The back yard is secure again, but there are some things out of place or missing. Here’s our first-pass list at what we think is affected.
- “We apologise for the disruption. We’re working as quickly as possible to remedy the situation…”
Translation: Our systems are services are down – it may be something innocuous, or it may be something very sinister like a ransomware attack, in which case, systems and data might not be accessible by anyone at the company or by clients.
This is possibly one of the worst-case scenarios, where someone’s got your attention at the back gate, you’ve gone down to talk to them, but they’ve then pushed you out the gate and locked you out of your own yard! You’ve let your family and the neighbours know, but can’t do anything else now except wait for the locksmith and the police, and hope you’ve got some good insurance that will cover you!
What you SHOULD do and What you CAN do
Publicly released security incident and data breach notifications are full of long, long lists of options for you to access assistance as well as general cyber safety advice. Yes, you need to watch out for suspicious transactions and yes, you need to be alert to possible phishing attempts, but isn’t there something that you can start doing now?
Amongst all this “helpful” information though, your provider will have provided you with at least that first-pass list of what the malicious actor may have accessed in their environment. This will often look like a list that includes items like Financial information compromised, Credit card account/numbers compromised, Personal loan details/account number compromised… This should be your prompt to start reviewing the kinds of accounts and access you have with this provider and what kind of other information you have provided them with in the past, and how current that data still is. This might include identification documents, account numbers, card numbers, health record access, billing and payment details, or log-in details or integrations to other apps, online portals or services etc.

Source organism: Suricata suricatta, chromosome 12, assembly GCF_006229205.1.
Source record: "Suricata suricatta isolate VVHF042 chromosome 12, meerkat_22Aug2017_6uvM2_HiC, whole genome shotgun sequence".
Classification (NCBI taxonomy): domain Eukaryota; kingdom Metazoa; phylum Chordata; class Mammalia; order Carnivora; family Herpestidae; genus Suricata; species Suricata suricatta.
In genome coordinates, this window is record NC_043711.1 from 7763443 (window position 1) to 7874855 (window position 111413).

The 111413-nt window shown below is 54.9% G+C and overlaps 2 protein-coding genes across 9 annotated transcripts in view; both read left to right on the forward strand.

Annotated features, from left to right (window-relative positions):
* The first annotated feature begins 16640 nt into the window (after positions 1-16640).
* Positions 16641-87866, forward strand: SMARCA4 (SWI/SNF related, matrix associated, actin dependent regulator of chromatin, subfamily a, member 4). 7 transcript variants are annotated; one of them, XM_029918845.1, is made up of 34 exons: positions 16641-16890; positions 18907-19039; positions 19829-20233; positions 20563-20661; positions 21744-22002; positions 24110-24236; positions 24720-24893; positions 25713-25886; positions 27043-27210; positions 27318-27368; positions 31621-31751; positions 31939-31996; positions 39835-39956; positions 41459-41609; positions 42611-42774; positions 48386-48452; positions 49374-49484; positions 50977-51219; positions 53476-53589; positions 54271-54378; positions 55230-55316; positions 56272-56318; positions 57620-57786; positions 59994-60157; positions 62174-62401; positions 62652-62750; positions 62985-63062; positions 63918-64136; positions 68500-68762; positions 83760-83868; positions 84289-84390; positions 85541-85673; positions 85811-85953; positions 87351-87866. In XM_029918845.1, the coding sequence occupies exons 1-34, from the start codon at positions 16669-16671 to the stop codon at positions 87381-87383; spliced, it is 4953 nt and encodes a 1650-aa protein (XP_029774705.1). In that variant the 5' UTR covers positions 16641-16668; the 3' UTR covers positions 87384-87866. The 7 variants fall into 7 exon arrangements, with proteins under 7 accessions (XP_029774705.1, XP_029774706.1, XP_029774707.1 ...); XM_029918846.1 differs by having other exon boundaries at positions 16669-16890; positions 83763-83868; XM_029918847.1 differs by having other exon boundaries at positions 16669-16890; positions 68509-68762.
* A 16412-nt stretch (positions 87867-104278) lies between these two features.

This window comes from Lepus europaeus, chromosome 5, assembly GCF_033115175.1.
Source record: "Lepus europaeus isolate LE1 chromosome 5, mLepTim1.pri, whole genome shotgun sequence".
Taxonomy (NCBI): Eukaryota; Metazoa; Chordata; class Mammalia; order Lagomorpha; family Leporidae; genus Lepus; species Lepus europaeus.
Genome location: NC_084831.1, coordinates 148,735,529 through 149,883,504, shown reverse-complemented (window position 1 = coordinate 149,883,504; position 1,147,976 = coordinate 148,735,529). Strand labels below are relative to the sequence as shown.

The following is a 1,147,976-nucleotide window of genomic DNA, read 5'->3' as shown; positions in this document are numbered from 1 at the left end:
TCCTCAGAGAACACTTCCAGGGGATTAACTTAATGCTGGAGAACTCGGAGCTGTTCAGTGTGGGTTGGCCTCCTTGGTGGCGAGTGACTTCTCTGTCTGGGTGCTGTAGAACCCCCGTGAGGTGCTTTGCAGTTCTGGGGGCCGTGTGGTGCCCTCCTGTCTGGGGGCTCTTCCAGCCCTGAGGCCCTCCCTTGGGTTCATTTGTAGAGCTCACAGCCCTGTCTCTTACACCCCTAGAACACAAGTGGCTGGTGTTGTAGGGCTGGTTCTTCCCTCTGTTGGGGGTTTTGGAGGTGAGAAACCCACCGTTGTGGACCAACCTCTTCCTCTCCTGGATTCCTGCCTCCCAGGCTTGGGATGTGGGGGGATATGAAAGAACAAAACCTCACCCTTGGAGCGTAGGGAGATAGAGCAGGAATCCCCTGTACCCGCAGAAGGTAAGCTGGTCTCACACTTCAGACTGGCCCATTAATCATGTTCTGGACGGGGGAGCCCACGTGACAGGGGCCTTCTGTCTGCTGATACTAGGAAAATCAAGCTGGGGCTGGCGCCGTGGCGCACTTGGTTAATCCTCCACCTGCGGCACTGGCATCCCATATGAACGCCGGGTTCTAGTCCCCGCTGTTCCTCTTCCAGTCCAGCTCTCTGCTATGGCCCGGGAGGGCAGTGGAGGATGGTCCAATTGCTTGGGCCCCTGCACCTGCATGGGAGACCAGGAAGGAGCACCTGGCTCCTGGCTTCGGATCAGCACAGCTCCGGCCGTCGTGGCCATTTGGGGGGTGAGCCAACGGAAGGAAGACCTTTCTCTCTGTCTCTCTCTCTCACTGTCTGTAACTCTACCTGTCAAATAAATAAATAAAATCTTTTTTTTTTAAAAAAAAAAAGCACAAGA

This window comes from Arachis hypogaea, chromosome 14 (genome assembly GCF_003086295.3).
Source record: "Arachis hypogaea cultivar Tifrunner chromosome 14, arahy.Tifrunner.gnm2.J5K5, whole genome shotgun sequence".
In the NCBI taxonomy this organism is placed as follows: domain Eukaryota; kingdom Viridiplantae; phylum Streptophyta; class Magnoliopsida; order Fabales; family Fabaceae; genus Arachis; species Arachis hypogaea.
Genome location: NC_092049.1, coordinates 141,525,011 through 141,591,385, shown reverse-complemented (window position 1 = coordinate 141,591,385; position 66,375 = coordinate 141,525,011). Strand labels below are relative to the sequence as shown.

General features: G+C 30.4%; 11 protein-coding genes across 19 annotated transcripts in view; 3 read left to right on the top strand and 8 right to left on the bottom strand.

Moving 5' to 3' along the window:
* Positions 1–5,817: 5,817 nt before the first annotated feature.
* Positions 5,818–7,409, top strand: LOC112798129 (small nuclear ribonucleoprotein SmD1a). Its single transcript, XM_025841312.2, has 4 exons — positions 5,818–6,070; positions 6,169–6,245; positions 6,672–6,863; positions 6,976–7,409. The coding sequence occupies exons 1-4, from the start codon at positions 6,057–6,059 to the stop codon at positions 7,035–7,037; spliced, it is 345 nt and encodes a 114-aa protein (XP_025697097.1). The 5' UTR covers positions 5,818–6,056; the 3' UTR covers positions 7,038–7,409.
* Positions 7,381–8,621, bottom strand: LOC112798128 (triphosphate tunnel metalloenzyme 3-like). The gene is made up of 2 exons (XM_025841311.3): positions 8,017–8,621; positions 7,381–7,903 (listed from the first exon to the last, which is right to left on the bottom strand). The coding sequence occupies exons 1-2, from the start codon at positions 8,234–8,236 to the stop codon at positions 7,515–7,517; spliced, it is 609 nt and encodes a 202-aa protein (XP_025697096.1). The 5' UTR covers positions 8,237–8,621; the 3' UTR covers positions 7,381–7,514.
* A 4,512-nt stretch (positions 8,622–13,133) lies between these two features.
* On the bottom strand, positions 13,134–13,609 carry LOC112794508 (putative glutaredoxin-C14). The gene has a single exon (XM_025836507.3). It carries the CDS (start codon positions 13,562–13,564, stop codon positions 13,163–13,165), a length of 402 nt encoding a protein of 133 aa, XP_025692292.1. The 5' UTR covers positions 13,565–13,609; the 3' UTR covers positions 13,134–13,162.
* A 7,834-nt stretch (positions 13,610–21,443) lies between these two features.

If you don’t have a record of what you have with who and where, this step is going to bite! So, take our advice now and start identifying, reviewing and centralising what personal and sensitive data you have provided and to whom and how. And by the way, we DO NOT MEAN a little book or an excel spreadsheet (shudder…); we mean
- Identifying personal, sensitive or account data or information you provide, transmit or store with another party
- Finding out how your providers of choice are protecting your data and what assurances or guarantees they can give you.
- How long your personal, sensitive or account data remains in other parties’ possession even if you stop using their services.
- Using a reputable paid personal or family password manager/vault for private use and a well-supported enterprise-grade password manager/vault for business use
- Stay on top of where your data is, how it’s used, by who and for what subscriptions and services.
Talk to Maxsum today about undertaking an IT Security Assessment to determine what data you have and where and your potential exposure to security incidents, or to introduce Managed Cyber Threat Detection and Response capabilities to your IT services stack.